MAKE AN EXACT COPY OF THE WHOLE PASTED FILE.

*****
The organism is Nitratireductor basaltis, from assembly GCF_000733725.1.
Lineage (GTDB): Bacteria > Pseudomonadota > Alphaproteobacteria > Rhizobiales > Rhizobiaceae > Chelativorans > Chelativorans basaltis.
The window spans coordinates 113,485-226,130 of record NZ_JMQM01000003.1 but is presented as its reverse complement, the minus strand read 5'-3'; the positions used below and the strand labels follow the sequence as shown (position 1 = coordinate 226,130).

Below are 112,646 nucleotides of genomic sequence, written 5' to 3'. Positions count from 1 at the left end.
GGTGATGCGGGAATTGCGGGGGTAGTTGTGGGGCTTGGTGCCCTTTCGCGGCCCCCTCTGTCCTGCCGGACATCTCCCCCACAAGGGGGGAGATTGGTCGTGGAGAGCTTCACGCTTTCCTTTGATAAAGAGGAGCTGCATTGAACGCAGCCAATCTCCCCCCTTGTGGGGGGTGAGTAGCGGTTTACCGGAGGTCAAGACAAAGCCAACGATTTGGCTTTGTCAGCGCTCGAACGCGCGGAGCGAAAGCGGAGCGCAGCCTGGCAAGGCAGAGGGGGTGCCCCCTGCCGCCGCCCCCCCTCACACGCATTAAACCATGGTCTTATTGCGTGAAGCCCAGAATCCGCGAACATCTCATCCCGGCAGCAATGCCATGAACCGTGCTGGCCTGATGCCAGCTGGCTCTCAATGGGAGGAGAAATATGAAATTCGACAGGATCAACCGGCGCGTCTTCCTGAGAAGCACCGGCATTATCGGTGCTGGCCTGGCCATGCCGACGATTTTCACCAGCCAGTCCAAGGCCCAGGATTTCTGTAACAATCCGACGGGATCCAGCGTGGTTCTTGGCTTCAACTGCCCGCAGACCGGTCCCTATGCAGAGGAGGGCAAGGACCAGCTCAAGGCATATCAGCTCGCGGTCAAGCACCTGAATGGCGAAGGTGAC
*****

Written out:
The organism is Nitratireductor basaltis, from assembly GCF_000733725.1.
Lineage (GTDB): Bacteria > Pseudomonadota > Alphaproteobacteria > Rhizobiales > Rhizobiaceae > Chelativorans > Chelativorans basaltis.
The window spans coordinates 113,485-226,130 of record NZ_JMQM01000003.1 but is presented as its reverse complement, the minus strand read 5'-3'; the positions used below and the strand labels follow the sequence as shown (position 1 = coordinate 226,130).

Below are 112,646 nucleotides of genomic sequence, written 5' to 3'. Positions count from 1 at the left end.
GGTGATGCGGGAATTGCGGGGGTAGTTGTGGGGCTTGGTGCCCTTTCGCGGCCCCCTCTGTCCTGCCGGACATCTCCCCCACAAGGGGGGAGATTGGTCGTGGAGAGCTTCACGCTTTCCTTTGATAAAGAGGAGCTGCATTGAACGCAGCCAATCTCCCCCCTTGTGGGGGGTGAGTAGCGGTTTACCGGAGGTCAAGACAAAGCCAACGATTTGGCTTTGTCAGCGCTCGAACGCGCGGAGCGAAAGCGGAGCGCAGCCTGGCAAGGCAGAGGGGGTGCCCCCTGCCGCCGCCCCCCCTCACACGCATTAAACCATGGTCTTATTGCGTGAAGCCCAGAATCCGCGAACATCTCATCCCGGCAGCAATGCCATGAACCGTGCTGGCCTGATGCCAGCTGGCTCTCAATGGGAGGAGAAATATGAAATTCGACAGGATCAACCGGCGCGTCTTCCTGAGAAGCACCGGCATTATCGGTGCTGGCCTGGCCATGCCGACGATTTTCACCAGCCAGTCCAAGGCCCAGGATTTCTGTAACAATCCGACGGGATCCAGCGTGGTTCTTGGCTTCAACTGCCCGCAGACCGGTCCCTATGCAGAGGAGGGCAAGGACCAGCTCAAGGCATATCAGCTCGCGGTCAAGCACCTGAATGGCGAAGGTGAC